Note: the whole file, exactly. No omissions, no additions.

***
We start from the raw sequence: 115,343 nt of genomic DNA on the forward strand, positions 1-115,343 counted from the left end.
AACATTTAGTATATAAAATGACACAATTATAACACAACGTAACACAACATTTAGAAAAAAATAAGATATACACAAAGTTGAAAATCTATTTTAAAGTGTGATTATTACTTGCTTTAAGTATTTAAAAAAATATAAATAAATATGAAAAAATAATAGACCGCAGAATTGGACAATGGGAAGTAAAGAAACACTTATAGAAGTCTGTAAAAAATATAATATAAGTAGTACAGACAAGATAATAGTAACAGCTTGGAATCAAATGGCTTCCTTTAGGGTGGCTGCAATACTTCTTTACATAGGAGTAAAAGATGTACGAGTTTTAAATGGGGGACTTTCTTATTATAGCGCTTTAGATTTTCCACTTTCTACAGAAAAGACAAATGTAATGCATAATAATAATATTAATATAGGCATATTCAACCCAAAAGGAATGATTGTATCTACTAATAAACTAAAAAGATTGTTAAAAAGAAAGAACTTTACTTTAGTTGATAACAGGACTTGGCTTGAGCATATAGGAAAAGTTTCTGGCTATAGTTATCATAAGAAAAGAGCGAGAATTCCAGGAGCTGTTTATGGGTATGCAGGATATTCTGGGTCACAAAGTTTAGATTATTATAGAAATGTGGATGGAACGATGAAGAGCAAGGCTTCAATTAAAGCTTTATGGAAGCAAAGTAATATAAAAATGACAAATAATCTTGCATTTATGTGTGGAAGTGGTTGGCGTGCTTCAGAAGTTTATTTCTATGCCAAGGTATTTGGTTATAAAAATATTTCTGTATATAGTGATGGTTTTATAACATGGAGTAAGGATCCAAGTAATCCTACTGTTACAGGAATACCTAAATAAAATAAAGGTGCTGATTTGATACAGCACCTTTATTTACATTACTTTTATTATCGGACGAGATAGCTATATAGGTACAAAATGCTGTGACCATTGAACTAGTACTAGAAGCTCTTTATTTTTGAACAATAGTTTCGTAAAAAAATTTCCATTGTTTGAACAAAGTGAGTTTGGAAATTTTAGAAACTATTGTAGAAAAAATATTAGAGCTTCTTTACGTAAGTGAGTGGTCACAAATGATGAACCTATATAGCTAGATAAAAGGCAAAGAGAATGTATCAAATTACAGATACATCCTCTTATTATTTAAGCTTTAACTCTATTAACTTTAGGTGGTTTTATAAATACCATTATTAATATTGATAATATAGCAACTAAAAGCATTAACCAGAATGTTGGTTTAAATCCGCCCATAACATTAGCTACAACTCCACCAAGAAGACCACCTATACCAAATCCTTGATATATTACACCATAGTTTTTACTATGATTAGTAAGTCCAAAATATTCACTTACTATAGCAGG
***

We start from the raw sequence: 115,343 nt of genomic DNA on the forward strand, positions 1-115,343 counted from the left end.
AACATTTAGTATATAAAATGACACAATTATAACACAACGTAACACAACATTTAGAAAAAAATAAGATATACACAAAGTTGAAAATCTATTTTAAAGTGTGATTATTACTTGCTTTAAGTATTTAAAAAAATATAAATAAATATGAAAAAATAATAGACCGCAGAATTGGACAATGGGAAGTAAAGAAACACTTATAGAAGTCTGTAAAAAATATAATATAAGTAGTACAGACAAGATAATAGTAACAGCTTGGAATCAAATGGCTTCCTTTAGGGTGGCTGCAATACTTCTTTACATAGGAGTAAAAGATGTACGAGTTTTAAATGGGGGACTTTCTTATTATAGCGCTTTAGATTTTCCACTTTCTACAGAAAAGACAAATGTAATGCATAATAATAATATTAATATAGGCATATTCAACCCAAAAGGAATGATTGTATCTACTAATAAACTAAAAAGATTGTTAAAAAGAAAGAACTTTACTTTAGTTGATAACAGGACTTGGCTTGAGCATATAGGAAAAGTTTCTGGCTATAGTTATCATAAGAAAAGAGCGAGAATTCCAGGAGCTGTTTATGGGTATGCAGGATATTCTGGGTCACAAAGTTTAGATTATTATAGAAATGTGGATGGAACGATGAAGAGCAAGGCTTCAATTAAAGCTTTATGGAAGCAAAGTAATATAAAAATGACAAATAATCTTGCATTTATGTGTGGAAGTGGTTGGCGTGCTTCAGAAGTTTATTTCTATGCCAAGGTATTTGGTTATAAAAATATTTCTGTATATAGTGATGGTTTTATAACATGGAGTAAGGATCCAAGTAATCCTACTGTTACAGGAATACCTAAATAAAATAAAGGTGCTGATTTGATACAGCACCTTTATTTACATTACTTTTATTATCGGACGAGATAGCTATATAGGTACAAAATGCTGTGACCATTGAACTAGTACTAGAAGCTCTTTATTTTTGAACAATAGTTTCGTAAAAAAATTTCCATTGTTTGAACAAAGTGAGTTTGGAAATTTTAGAAACTATTGTAGAAAAAATATTAGAGCTTCTTTACGTAAGTGAGTGGTCACAAATGATGAACCTATATAGCTAGATAAAAGGCAAAGAGAATGTATCAAATTACAGATACATCCTCTTATTATTTAAGCTTTAACTCTATTAACTTTAGGTGGTTTTATAAATACCATTATTAATATTGATAATATAGCAACTAAAAGCATTAACCAGAATGTTGGTTTAAATCCGCCCATAACATTAGCTACAACTCCACCAAGAAGACCACCTATACCAAATCCTTGATATATTACACCATAGTTTTTACTATGATTAGTAAGTCCAAAATATTCACTTACTATAGCAGG